110 Alas 'tis true, I have gone here and there, And made my self a motley to the view, Gored mine own thoughts, sold cheap what is most dear, Made old offences of affections new.
For as hit is sayd in the decree in the chapitre to fore/ alle ordenance made ayenst ryght ought to be holden for nought Alas who is now that aduocate or notaire that hath charge to wryte and kepe sentence that putteth his entente to kepe more the comyn prouffit or as moche as his owen/ But alle drede of god is put a back/ and they deceyue the symple men And drawen them to the courtes disordinatly and constrayned them to swere and make othes not couenable/ And in assemblyng the peple thus to gyder they make moo traysons in the cytees than they make good alyances And otherwhile they deceyue their souerayns/ whan they may doo hit couertly For ther is no thynge at this day that so moche greueth rome and Italye as doth the college of notaries and aduocates publicque For they ben not of oon a corde/ Alas and in Engeland what hurte doon the aduocats.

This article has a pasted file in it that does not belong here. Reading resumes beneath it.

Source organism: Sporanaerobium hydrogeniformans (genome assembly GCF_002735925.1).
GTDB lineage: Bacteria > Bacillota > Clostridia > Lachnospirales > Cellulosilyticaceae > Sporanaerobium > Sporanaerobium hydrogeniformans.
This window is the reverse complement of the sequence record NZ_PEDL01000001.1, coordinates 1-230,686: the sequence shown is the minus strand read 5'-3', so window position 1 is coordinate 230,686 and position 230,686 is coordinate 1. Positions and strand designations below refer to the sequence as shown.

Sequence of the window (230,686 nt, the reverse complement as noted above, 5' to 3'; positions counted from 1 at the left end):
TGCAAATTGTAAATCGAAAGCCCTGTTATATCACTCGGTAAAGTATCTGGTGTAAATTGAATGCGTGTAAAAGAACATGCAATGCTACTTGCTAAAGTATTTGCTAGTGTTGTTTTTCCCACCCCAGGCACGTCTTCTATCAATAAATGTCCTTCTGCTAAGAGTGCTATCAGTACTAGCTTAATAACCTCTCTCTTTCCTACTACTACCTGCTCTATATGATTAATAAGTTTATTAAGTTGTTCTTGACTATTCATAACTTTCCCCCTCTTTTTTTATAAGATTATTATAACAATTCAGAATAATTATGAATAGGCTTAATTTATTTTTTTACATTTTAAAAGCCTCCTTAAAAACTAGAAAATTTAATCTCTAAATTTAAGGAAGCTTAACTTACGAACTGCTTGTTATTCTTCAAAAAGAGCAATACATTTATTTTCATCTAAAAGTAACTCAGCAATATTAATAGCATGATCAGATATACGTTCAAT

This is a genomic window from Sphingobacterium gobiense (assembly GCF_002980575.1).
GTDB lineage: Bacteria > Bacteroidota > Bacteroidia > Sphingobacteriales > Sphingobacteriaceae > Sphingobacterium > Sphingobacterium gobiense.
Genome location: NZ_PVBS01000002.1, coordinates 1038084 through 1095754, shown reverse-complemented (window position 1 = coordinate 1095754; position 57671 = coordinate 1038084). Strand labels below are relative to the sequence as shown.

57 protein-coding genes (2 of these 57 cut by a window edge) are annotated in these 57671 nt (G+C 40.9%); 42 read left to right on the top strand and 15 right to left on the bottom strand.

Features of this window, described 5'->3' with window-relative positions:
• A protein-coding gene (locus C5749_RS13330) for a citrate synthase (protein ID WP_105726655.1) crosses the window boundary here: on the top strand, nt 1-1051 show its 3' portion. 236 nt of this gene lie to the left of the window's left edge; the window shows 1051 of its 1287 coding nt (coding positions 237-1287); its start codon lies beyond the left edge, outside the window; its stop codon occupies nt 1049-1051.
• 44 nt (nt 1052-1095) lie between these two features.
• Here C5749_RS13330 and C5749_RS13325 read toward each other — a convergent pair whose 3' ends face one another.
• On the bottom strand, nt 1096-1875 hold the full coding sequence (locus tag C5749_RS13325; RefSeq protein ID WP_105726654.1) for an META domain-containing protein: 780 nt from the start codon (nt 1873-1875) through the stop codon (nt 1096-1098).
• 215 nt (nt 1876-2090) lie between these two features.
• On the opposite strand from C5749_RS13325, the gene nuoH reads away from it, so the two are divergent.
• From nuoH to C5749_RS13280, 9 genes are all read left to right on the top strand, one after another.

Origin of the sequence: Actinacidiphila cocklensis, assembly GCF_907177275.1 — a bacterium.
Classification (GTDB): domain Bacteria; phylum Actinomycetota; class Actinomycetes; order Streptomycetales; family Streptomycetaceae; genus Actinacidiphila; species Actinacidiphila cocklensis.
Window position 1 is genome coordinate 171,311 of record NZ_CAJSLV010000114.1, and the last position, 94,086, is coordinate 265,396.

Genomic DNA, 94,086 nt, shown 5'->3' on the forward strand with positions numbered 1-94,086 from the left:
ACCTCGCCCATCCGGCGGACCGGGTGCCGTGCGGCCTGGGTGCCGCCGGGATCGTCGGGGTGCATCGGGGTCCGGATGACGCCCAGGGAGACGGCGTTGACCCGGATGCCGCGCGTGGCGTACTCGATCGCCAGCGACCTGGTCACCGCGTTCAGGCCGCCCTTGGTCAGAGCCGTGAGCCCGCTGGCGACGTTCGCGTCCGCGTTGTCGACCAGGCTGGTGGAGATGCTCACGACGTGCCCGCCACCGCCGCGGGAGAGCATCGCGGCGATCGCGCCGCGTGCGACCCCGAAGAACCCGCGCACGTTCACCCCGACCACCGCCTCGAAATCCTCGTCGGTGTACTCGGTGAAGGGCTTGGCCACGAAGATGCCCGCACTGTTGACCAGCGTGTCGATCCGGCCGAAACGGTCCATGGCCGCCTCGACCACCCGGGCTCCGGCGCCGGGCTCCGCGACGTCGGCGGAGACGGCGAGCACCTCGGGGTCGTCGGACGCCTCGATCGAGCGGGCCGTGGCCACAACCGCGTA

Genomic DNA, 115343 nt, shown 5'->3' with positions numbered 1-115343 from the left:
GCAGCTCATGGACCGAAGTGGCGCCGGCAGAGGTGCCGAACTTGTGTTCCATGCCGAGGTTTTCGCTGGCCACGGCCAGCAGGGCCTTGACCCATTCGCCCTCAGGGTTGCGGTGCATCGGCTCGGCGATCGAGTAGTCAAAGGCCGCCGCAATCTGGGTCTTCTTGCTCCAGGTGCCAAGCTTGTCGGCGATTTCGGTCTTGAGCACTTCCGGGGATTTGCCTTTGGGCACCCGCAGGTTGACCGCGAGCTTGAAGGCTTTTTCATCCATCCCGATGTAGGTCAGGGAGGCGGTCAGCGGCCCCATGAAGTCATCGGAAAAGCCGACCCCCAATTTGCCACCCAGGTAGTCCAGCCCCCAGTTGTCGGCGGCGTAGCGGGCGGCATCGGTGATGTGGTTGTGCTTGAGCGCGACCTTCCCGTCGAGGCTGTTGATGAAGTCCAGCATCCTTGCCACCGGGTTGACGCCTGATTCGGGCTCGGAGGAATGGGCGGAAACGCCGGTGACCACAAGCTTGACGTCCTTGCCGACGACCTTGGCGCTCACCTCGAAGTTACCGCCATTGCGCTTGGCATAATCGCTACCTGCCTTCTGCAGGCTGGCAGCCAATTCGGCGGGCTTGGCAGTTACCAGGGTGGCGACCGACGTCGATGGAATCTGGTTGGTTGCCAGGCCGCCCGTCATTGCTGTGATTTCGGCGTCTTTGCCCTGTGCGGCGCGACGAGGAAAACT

The vengeance taken by the enraged Florentines on the conspirators, their relatives, friends, and property, was terrible; the innocent, alas!
Through wifehood and motherhood she indeed adds to her burdens, and complicates her responsibilities, but otherwise she spends her days in much the same fashion as before, with some deduction, often, alas, inadequate, to allow for the bearing and rearing of her too frequent babies.
Alas that love, so gentle in his view, Should be so tyrannous and rough in proof!
dost know me?"--eftsoones the answer came From the lips of the lady with blonden hair like a wreath of golden flame, As she lifted the light of her beauteous eyes to the questioning lips of the knight, And muttered those words of import dire, And flashed her eyes with a baleful fire-- Alas!
Here Giles paused to sigh amain, to fold his arms, to cross his legs, to frown and shake gloomy head; having done the which, he took breath and sang again as followeth:-- "Alack-a-day, alas and woe!